C/O Korinthos Loutraki

Commercial fishers spark violence as anger builds toward Mi’kmaw fishers’ fishery

In September, Sipekne’katik First Nation launched a self-regulated fishery in Southern Nova Scotia, distributing licenses and regulating harvest amongst Mi’kmaw persons without the Department of Fisheries and Oceans. 

According to the Supreme Court Marshall ruling in 1999 and the 1760s Peace and Friendship Treaties, Mi’kmaq people are entitled to fish outside of the DFO regulated season. 

However, as Mi’kmaq fishers began to harvest outside of the commercial session, many non-Indigenous people were angered, sparking violence and ultimately, a rehearing of the previous Marshall ruling in November 1999. 

A clarification was issued by the high court, stating that the federal government can still regulate the Mi’kmaq fishers if there are concerns over conservation. The clarification also noted that there should be consultation with the First Nations groups first and the government should be able to justify its concerns. 

Although the Supreme Court ruling stated that they have the right to hunt, fish and gather in pursuit of a moderate livelihood, the ruling did not clearly define what a moderate livelihood entails. Sipekne’katik First Nation Chief Michael Sack said that the definition of their moderate livelihood should be defined by Mi’kmaq persons themselves.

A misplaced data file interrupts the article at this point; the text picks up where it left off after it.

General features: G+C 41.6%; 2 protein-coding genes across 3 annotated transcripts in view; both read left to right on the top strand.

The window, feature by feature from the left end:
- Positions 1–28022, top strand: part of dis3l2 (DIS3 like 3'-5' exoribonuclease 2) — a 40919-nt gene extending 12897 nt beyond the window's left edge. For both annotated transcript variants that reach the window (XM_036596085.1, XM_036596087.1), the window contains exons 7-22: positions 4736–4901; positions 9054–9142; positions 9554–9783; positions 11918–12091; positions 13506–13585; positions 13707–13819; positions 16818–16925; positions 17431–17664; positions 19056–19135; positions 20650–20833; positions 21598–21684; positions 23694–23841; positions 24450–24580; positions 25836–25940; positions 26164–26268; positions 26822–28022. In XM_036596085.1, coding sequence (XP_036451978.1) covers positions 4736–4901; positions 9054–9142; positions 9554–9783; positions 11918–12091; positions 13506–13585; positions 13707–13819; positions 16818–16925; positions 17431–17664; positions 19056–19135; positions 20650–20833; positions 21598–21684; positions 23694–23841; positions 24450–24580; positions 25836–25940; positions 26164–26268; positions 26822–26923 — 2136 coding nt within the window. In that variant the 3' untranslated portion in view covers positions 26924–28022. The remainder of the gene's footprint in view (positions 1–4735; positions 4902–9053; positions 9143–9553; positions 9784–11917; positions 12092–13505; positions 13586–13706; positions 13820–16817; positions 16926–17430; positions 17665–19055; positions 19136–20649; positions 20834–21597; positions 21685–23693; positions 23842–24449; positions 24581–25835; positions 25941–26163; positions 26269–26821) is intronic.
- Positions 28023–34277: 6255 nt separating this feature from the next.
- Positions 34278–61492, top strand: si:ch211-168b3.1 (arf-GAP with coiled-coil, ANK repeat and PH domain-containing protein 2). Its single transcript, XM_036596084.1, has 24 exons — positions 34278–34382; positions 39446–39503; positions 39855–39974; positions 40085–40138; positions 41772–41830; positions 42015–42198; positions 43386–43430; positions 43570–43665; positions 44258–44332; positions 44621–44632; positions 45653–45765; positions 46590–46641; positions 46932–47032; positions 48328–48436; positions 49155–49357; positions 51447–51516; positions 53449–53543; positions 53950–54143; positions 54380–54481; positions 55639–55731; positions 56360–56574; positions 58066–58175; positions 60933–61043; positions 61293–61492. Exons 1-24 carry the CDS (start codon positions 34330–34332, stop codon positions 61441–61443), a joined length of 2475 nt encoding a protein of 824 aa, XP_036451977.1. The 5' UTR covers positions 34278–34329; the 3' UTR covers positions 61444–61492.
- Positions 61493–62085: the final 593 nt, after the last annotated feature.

While non-Indigenous fishers claim to have concerns over conservation, conservation has been and continues to be a priority amongst Mi’kmaq persons. Others have also pointed out that the number of traps non-Indigenous fishers hold are extensively greater than Mi’kmaq fishers.

Now, with the launch of the fishery, non-Indigenous people are once again opposed to the idea of allowing the Mi’kmaq community to fish outside of DFO regulation. 

Anger from non-Indigenous fishers has been high since September when dozens of Mi’kmaq and commercial fishers gathered at a wharf in Saulnierville, Nova Scotia. 

“We’re just here to exercise our right. We don’t want to fight with anyone and we ask the commercial fishermen to please respect that,” said Sack. 

“We’re just here to exercise our right. We don’t want to fight with anyone and we ask the commercial fishermen to please respect that,” said Sack. 

Over the next few weeks, hostility from commercial fishers continued to escalate and on Oct. 5, a Mi’kmaw fisher’s vessel was destroyed in a suspicious fire. The vessel was used for commercial fishing and the owner of the vessel was one who received new licenses for the Mi’kmaw fishery. 

In the next week, non-Indigenous commercial fishers and their supporters raided and vandalized Mi’kmaw lobster storing facilities. Several hundred non-Indigenous fishers had gathered together and made their way to a lobster pound in New Edinburgh. A van was later set on fire, lobsters were stolen and the facility was damaged. 

Another raid took place in Yarmouth, a neighbouring county, where Mi’kmaw fisher Jason Marr had to hide within a lobster pound as his vehicle was vandalized by a mob outside. The group called on the fisherman, telling him to give up the lobster that he had harvested.